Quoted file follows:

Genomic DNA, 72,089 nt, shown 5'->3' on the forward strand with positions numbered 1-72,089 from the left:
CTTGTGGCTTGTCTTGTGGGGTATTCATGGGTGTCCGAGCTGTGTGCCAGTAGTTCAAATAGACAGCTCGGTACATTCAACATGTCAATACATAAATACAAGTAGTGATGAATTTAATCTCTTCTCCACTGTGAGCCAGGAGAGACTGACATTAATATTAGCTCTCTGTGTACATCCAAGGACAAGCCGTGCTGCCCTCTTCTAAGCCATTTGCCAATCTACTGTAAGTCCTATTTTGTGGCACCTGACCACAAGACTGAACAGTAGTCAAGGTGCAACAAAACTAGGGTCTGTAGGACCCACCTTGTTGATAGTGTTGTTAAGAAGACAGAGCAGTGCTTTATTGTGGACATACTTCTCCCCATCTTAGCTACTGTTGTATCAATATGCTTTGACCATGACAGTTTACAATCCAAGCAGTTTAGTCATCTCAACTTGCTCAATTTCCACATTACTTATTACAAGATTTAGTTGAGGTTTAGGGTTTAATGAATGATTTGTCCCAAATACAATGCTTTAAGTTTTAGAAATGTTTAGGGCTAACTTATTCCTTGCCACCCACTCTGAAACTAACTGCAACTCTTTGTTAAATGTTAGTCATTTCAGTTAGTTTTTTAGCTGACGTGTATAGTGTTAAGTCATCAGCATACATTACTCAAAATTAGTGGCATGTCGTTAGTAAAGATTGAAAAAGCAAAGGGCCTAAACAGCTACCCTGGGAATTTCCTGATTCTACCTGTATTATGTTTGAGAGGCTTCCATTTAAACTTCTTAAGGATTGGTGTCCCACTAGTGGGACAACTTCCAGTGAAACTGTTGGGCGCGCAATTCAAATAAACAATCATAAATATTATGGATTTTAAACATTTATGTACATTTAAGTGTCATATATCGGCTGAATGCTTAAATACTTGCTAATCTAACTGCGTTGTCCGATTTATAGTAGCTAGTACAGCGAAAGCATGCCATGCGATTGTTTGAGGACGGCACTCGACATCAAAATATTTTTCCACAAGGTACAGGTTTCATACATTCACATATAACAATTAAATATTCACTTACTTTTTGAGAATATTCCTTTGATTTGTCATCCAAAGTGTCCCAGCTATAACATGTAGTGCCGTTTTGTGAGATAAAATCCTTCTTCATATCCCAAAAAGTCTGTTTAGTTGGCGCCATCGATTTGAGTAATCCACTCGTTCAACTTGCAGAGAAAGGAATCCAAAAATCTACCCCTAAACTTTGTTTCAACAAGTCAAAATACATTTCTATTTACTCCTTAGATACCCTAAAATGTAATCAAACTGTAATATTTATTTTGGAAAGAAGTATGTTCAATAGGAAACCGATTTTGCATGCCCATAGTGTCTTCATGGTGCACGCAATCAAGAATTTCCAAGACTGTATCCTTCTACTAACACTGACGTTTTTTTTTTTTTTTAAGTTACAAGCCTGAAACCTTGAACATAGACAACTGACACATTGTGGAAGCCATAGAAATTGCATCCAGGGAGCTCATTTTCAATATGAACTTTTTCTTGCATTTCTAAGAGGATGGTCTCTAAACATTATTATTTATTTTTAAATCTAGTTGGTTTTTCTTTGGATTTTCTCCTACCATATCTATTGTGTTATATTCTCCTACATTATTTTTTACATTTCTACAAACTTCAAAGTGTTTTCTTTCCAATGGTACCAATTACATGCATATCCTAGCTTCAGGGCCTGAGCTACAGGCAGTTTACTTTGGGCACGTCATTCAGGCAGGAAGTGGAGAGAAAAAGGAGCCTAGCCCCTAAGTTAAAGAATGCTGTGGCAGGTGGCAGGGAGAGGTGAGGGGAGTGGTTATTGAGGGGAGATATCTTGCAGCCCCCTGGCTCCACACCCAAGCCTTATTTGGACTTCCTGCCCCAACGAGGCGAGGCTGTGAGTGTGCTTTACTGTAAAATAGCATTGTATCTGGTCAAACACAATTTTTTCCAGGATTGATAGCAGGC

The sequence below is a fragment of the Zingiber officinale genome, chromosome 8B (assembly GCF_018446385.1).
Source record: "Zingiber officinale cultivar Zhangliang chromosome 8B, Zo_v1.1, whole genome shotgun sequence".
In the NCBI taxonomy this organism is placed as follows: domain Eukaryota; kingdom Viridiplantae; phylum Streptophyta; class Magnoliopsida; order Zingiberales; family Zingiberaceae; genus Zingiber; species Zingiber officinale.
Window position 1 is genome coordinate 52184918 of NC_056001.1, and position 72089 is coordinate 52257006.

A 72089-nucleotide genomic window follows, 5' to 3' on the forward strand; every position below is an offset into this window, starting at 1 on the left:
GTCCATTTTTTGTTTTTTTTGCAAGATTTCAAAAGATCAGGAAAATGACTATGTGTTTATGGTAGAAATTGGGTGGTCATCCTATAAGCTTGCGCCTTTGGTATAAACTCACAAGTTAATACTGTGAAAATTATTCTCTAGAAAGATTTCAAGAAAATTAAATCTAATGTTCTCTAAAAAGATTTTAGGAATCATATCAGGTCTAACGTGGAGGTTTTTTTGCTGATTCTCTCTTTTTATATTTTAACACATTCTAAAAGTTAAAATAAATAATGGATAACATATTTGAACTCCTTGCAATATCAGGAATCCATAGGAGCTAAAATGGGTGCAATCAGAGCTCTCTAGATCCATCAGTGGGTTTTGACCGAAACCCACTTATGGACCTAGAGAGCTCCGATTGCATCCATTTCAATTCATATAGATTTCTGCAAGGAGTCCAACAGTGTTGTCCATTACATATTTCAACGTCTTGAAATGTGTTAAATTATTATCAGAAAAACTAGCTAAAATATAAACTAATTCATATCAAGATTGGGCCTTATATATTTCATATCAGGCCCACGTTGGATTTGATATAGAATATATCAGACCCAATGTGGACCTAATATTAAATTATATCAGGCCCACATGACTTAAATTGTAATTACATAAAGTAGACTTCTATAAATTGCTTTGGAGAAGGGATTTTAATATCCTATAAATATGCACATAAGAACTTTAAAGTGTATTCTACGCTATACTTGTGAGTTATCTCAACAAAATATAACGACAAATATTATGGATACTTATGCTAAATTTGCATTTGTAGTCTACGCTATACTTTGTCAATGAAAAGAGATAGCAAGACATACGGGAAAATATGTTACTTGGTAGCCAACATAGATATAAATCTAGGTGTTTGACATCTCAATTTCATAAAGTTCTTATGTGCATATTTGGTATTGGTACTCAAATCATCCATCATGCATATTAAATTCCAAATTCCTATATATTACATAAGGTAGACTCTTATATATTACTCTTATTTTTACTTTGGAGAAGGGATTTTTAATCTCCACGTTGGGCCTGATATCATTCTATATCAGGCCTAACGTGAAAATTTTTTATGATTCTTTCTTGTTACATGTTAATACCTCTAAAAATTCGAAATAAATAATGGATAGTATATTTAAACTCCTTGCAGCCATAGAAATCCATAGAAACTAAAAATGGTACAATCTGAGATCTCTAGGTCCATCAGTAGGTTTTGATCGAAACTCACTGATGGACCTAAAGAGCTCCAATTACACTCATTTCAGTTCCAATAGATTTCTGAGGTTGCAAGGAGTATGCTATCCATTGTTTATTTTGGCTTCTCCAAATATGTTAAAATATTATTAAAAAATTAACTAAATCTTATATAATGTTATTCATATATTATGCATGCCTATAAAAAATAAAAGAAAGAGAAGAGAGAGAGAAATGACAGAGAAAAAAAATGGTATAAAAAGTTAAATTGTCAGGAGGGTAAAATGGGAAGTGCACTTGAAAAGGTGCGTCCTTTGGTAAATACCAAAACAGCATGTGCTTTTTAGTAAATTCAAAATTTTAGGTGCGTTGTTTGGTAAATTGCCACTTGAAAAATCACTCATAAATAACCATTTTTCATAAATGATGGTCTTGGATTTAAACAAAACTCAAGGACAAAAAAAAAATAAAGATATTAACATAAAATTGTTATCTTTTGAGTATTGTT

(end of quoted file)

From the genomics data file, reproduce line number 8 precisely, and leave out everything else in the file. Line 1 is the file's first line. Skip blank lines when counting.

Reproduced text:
GTCCATTTTTTGTTTTTTTTGCAAGATTTCAAAAGATCAGGAAAATGACTATGTGTTTATGGTAGAAATTGGGTGGTCATCCTATAAGCTTGCGCCTTTGGTATAAACTCACAAGTTAATACTGTGAAAATTATTCTCTAGAAAGATTTCAAGAAAATTAAATCTAATGTTCTCTAAAAAGATTTTAGGAATCATATCAGGTCTAACGTGGAGGTTTTTTTGCTGATTCTCTCTTTTTATATTTTAACACATTCTAAAAGTTAAAATAAATAATGGATAACATATTTGAACTCCTTGCAATATCAGGAATCCATAGGAGCTAAAATGGGTGCAATCAGAGCTCTCTAGATCCATCAGTGGGTTTTGACCGAAACCCACTTATGGACCTAGAGAGCTCCGATTGCATCCATTTCAATTCATATAGATTTCTGCAAGGAGTCCAACAGTGTTGTCCATTACATATTTCAACGTCTTGAAATGTGTTAAATTATTATCAGAAAAACTAGCTAAAATATAAACTAATTCATATCAAGATTGGGCCTTATATATTTCATATCAGGCCCACGTTGGATTTGATATAGAATATATCAGACCCAATGTGGACCTAATATTAAATTATATCAGGCCCACATGACTTAAATTGTAATTACATAAAGTAGACTTCTATAAATTGCTTTGGAGAAGGGATTTTAATATCCTATAAATATGCACATAAGAACTTTAAAGTGTATTCTACGCTATACTTGTGAGTTATCTCAACAAAATATAACGACAAATATTATGGATACTTATGCTAAATTTGCATTTGTAGTCTACGCTATACTTTGTCAATGAAAAGAGATAGCAAGACATACGGGAAAATATGTTACTTGGTAGCCAACATAGATATAAATCTAGGTGTTTGACATCTCAATTTCATAAAGTTCTTATGTGCATATTTGGTATTGGTACTCAAATCATCCATCATGCATATTAAATTCCAAATTCCTATATATTACATAAGGTAGACTCTTATATATTACTCTTATTTTTACTTTGGAGAAGGGATTTTTAATCTCCACGTTGGGCCTGATATCATTCTATATCAGGCCTAACGTGAAAATTTTTTATGATTCTTTCTTGTTACATGTTAATACCTCTAAAAATTCGAAATAAATAATGGATAGTATATTTAAACTCCTTGCAGCCATAGAAATCCATAGAAACTAAAAATGGTACAATCTGAGATCTCTAGGTCCATCAGTAGGTTTTGATCGAAACTCACTGATGGACCTAAAGAGCTCCAATTACACTCATTTCAGTTCCAATAGATTTCTGAGGTTGCAAGGAGTATGCTATCCATTGTTTATTTTGGCTTCTCCAAATATGTTAAAATATTATTAAAAAATTAACTAAATCTTATATAATGTTATTCATATATTATGCATGCCTATAAAAAATAAAAGAAAGAGAAGAGAGAGAGAAATGACAGAGAAAAAAAATGGTATAAAAAGTTAAATTGTCAGGAGGGTAAAATGGGAAGTGCACTTGAAAAGGTGCGTCCTTTGGTAAATACCAAAACAGCATGTGCTTTTTAGTAAATTCAAAATTTTAGGTGCGTTGTTTGGTAAATTGCCACTTGAAAAATCACTCATAAATAACCATTTTTCATAAATGATGGTCTTGGATTTAAACAAAACTCAAGGACAAAAAAAAAATAAAGATATTAACATAAAATTGTTATCTTTTGAGTATTGTT